How To Be More Patient – Health Essentials

In a world where instant gratification is the norm, you can train yourself to be more comfortable waiting patiently
Your kid is taking forever to put on their shoes. The person ordering coffee in front of you apparently never did this before. You’re already running late and yet your partner thinks now is the perfect time to take a “quick” shower.
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Sometimes, life’s annoyances — both big and small — can make you feel like blowing your top.
But you know they’re not going away. So, maybe it’s on you to become more patient. To learn to keep yourself in check when the world isn’t moving at your speed.
Contrary to what you may believe, patience isn’t solely the domain of kindergarten teachers and saints. It’s not something you have or don’t have. It’s a skill that everyone can develop and strengthen.
“Some people are naturally able to call upon patience better than others,” says clinical psychologist Ramone Ford, PhD. “But it’s kind of like dancing. Everyone can improve with practice.”
How can you be more patient with your partner? Your kids? Yourself? Dr. Ford shares some strategies to be more patient.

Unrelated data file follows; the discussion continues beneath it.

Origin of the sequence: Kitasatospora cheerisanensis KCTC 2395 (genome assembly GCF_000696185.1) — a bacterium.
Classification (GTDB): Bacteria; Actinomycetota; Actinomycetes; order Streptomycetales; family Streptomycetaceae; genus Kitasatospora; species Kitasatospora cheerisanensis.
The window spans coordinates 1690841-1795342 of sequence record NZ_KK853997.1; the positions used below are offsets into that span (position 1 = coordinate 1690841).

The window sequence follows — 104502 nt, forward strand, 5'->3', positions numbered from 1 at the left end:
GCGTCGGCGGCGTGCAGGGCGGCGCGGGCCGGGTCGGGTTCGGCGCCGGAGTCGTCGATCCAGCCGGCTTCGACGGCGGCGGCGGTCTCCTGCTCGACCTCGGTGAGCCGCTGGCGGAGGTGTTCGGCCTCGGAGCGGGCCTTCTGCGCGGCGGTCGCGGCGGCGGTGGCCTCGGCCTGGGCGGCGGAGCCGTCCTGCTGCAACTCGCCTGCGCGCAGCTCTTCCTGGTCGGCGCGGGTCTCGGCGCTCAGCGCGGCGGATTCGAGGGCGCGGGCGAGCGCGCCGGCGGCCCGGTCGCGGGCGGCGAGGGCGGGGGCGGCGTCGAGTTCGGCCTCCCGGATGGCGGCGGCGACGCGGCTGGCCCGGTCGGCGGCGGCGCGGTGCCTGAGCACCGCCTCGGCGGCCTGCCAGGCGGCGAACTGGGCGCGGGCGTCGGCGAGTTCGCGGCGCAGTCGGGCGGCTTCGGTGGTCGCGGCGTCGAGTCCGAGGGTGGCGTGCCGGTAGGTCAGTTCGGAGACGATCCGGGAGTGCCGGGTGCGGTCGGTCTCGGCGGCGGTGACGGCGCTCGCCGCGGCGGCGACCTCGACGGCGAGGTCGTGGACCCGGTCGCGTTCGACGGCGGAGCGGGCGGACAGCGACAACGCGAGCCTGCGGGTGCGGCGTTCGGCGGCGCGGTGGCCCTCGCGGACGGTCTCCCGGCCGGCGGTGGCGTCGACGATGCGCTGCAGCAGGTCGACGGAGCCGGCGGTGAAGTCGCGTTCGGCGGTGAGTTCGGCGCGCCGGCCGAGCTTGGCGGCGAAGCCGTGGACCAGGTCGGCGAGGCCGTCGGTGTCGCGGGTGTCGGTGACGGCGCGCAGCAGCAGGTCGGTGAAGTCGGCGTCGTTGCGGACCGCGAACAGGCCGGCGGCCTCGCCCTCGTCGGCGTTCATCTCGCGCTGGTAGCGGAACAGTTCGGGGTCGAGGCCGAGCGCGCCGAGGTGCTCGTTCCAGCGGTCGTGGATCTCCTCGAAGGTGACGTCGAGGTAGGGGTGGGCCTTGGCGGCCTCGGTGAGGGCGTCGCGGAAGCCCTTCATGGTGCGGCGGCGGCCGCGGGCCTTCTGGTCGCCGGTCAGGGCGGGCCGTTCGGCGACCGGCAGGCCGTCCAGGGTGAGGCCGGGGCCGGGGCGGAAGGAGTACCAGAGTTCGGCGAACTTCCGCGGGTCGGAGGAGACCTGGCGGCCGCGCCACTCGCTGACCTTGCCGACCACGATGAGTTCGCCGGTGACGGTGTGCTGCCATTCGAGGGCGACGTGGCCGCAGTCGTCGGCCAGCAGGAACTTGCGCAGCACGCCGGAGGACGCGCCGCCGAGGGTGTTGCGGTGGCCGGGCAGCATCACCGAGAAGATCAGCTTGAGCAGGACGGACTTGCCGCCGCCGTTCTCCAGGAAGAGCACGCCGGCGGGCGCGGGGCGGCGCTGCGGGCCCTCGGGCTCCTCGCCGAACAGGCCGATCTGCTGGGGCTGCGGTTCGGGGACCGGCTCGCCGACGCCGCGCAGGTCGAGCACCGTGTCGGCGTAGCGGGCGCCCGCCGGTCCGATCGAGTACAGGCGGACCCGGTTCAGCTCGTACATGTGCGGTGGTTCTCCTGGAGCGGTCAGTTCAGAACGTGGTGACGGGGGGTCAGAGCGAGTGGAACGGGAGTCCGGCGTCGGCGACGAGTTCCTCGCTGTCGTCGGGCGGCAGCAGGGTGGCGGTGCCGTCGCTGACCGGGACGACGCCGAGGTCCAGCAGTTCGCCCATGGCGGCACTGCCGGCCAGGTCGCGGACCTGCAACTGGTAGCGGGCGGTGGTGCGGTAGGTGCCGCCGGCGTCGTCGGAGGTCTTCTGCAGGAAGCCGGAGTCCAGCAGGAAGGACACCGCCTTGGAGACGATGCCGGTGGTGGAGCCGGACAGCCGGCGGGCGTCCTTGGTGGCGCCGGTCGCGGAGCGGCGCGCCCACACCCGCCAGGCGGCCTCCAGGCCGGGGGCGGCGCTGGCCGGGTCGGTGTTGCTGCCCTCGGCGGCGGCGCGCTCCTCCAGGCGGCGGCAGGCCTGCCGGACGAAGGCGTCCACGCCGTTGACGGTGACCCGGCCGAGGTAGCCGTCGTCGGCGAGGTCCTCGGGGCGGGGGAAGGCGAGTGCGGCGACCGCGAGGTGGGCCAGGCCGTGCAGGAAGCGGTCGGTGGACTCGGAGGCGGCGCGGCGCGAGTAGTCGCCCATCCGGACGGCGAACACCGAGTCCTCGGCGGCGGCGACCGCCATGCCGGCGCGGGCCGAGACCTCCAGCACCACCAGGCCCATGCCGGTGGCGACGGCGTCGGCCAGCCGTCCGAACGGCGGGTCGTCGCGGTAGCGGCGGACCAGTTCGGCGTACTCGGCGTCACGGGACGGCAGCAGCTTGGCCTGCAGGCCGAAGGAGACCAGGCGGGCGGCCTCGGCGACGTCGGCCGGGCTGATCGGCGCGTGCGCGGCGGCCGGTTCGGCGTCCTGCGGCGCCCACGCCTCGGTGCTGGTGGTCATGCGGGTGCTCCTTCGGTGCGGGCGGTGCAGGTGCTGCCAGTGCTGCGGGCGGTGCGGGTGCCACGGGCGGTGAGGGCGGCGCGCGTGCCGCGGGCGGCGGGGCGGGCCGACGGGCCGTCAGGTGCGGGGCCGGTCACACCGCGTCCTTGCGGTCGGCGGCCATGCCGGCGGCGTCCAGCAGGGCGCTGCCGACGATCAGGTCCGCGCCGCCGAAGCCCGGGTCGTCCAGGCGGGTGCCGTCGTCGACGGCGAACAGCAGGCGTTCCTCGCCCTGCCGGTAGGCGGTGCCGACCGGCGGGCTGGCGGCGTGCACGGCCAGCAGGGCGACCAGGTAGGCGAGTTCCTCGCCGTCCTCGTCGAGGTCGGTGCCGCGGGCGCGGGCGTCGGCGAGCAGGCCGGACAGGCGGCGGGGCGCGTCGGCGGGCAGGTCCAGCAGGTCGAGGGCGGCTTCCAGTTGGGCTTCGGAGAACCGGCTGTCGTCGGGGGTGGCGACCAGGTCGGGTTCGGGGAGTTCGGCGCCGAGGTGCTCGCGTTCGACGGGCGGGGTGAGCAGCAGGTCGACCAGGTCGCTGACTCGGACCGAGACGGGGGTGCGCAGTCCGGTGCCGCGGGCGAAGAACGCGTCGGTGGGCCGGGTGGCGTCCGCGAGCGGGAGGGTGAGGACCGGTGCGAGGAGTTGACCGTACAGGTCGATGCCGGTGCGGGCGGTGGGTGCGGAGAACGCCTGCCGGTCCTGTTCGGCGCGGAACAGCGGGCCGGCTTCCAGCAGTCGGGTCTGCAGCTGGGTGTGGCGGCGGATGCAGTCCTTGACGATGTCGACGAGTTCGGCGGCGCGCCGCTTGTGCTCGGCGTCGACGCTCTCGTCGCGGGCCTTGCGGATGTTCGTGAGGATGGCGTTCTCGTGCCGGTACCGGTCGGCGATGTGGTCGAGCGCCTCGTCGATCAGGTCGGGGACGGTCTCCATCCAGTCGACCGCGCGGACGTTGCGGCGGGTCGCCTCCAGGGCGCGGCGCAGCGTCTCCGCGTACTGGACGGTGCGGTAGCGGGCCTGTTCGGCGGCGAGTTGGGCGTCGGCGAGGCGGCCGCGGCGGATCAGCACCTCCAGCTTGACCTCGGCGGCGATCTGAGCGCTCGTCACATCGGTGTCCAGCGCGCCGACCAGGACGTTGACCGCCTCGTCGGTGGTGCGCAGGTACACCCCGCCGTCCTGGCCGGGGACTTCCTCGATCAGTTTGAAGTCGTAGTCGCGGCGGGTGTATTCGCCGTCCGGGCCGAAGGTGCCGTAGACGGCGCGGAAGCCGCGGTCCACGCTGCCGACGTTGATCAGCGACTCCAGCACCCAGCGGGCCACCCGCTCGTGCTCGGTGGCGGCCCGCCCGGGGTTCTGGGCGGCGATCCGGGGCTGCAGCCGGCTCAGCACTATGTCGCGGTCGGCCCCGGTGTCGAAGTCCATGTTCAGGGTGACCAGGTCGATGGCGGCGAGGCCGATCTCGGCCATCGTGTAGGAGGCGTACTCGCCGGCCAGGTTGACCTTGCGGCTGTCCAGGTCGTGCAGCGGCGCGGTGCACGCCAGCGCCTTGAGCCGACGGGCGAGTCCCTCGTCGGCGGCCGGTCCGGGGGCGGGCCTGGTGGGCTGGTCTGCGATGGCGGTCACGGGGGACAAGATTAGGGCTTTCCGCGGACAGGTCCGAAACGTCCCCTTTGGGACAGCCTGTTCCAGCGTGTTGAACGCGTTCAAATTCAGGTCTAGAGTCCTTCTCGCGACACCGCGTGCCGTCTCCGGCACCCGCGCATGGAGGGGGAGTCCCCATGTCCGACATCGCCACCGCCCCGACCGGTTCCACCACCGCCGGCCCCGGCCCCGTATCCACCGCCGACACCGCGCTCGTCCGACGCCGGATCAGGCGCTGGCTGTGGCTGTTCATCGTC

If you feel like you’re becoming less patient in recent years, you’re not alone. Cultural shifts — particularly when it comes to technology — have primed us to expect immediate gratification.
Reading a particular book, listening to a certain song or watching a popular TV show is as simple as a few clicks. An evening’s dinner or a week’s groceries can appear at our door in a flash. That burning question on your mind is no more than a quick internet search away.
Dr. Ford calls it the “microwave generation.”
“So many things are available to us instantly,” he notes. “It’s increasingly common that we have so much of what we want at our fingertips. Instant access means our expectations have gone up, which often leads to our level of patience going down.”
In other words, instant gratification can feel like the key to keeping your life on track. But it can be bad news when it comes to your ability to wait patiently.
The good news is that you can learn to be more patient. But like any new skill, expect it to take some time. It can be tough work to rewire your thinking.
And if your patience is already tapped, patiently learning to be patient can … well, try your patience.
Worth it? Yes. Likely uncomfortable? Also, yes.
So, take a deep breath and try the strategies Dr. Ford suggests to help strengthen your patience.
Mindfulness is a practice that encourages you to be in the present moment, without judging. It sounds simple, but it can be a challenge to actually pay attention to what you’re doing, how you’re feeling and what’s happening around you.
“We get so caught up in what’s next on our to-do list that we lose track of the moment we’re in,” Dr. Ford notes.
And it’s easy to lose your patience when your thoughts start spiraling. Because when you disengage from the here and now, your mind can create pretty elaborate stories about the consequences of what’s happening.
There are a lot of ways to practice mindfulness. The key is to get out of your head and engage your senses. Take the time to actually see, feel, hear, smell and even taste the world around you.